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Front Syst Neurosci. 2011 Nov 28;5:89. doi: 10.3389/fnsys.2011.00089. eCollection 2011.

Reduced pallidal output causes dystonia.

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Division of System Neurophysiology, National Institute for Physiological Sciences and Department of Physiological Sciences, Graduate University for Advanced Studies Okazaki, Japan.


Dystonia is a neurological disorder characterized by sustained or repetitive involuntary muscle contractions and abnormal postures. In the present article, we will introduce our recent electrophysiological studies in hyperkinetic transgenic mice generated as a model of DYT1 dystonia and in a human cervical dystonia patient, and discuss the pathophysiology of dystonia on the basis of these electrophysiological findings. Recording of neuronal activity in the awake state of DYT1 dystonia model mice revealed reduced spontaneous activity with bursts and pauses in both internal (GPi) and external (GPe) segments of the globus pallidus. Electrical stimulation of the primary motor cortex evoked responses composed of excitation and subsequent long-lasting inhibition, the latter of which was never observed in normal mice. In addition, somatotopic arrangements were disorganized in the GPi and GPe of dystonia model mice. In a human cervical dystonia patient, electrical stimulation of the primary motor cortex evoked similar long-lasting inhibition in the GPi and GPe. Thus, reduced GPi output may cause increased thalamic and cortical activity, resulting in the involuntary movements observed in dystonia.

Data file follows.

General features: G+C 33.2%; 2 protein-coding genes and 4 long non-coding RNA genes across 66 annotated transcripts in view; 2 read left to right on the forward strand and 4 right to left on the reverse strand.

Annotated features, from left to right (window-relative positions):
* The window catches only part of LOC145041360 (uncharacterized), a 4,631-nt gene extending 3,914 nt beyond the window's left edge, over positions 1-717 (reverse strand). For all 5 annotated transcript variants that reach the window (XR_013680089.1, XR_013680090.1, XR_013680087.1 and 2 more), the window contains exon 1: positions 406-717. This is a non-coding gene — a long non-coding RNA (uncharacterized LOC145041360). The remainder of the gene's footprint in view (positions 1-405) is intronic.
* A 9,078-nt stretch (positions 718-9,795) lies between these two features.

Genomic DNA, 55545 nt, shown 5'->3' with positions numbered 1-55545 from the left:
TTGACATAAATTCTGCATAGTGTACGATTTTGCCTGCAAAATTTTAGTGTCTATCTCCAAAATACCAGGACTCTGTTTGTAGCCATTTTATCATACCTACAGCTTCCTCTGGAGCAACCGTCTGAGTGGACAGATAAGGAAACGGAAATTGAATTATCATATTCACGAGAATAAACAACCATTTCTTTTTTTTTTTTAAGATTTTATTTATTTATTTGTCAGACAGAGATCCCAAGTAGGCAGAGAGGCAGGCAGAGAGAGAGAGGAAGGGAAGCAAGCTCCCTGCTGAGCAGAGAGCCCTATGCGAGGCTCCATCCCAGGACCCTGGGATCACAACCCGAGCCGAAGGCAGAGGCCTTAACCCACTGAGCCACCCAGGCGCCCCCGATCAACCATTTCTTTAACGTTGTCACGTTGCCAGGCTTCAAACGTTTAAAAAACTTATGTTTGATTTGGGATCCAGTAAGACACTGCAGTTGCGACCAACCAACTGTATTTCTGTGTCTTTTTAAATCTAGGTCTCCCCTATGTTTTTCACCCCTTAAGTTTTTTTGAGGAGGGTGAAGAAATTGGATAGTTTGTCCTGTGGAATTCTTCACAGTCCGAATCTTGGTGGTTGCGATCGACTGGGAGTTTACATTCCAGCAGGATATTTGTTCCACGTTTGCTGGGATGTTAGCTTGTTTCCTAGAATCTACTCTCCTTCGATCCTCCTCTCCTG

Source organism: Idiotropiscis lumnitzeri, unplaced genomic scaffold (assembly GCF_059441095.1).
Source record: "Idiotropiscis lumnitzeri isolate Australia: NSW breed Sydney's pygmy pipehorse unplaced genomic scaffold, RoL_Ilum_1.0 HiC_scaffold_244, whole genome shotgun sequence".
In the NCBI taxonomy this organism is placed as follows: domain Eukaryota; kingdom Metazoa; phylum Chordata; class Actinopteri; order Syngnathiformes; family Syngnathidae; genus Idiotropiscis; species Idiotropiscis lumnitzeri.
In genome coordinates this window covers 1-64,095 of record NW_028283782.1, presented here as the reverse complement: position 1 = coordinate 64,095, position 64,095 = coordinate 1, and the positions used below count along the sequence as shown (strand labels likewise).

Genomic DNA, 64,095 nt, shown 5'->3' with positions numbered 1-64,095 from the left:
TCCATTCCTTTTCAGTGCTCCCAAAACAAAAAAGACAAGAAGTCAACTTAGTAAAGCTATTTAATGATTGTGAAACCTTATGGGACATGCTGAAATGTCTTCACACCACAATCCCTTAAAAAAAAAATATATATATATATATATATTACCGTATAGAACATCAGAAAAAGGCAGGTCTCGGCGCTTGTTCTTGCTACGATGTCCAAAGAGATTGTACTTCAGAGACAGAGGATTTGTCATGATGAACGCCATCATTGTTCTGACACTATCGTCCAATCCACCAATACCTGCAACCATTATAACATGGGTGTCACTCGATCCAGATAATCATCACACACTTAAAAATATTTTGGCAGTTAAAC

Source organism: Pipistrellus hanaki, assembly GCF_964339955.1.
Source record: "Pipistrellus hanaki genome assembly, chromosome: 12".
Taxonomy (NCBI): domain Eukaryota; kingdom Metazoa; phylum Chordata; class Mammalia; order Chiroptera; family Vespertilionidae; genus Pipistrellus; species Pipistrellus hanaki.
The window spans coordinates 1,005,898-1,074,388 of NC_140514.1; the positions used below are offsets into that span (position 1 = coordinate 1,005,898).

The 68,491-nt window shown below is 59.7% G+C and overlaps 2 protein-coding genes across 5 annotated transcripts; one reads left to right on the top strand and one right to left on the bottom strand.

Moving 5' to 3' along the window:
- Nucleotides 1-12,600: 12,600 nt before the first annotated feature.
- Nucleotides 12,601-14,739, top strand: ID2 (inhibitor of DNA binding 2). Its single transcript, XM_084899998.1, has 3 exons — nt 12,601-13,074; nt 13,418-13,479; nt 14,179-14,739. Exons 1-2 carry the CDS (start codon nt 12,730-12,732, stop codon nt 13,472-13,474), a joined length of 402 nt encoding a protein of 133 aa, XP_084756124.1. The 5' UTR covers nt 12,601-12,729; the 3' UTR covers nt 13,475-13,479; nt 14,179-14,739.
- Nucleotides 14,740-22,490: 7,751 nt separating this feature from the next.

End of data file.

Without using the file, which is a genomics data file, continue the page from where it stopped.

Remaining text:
dystonia; extracellular recording; globus pallidus; movement disorders; stereotactic surgery

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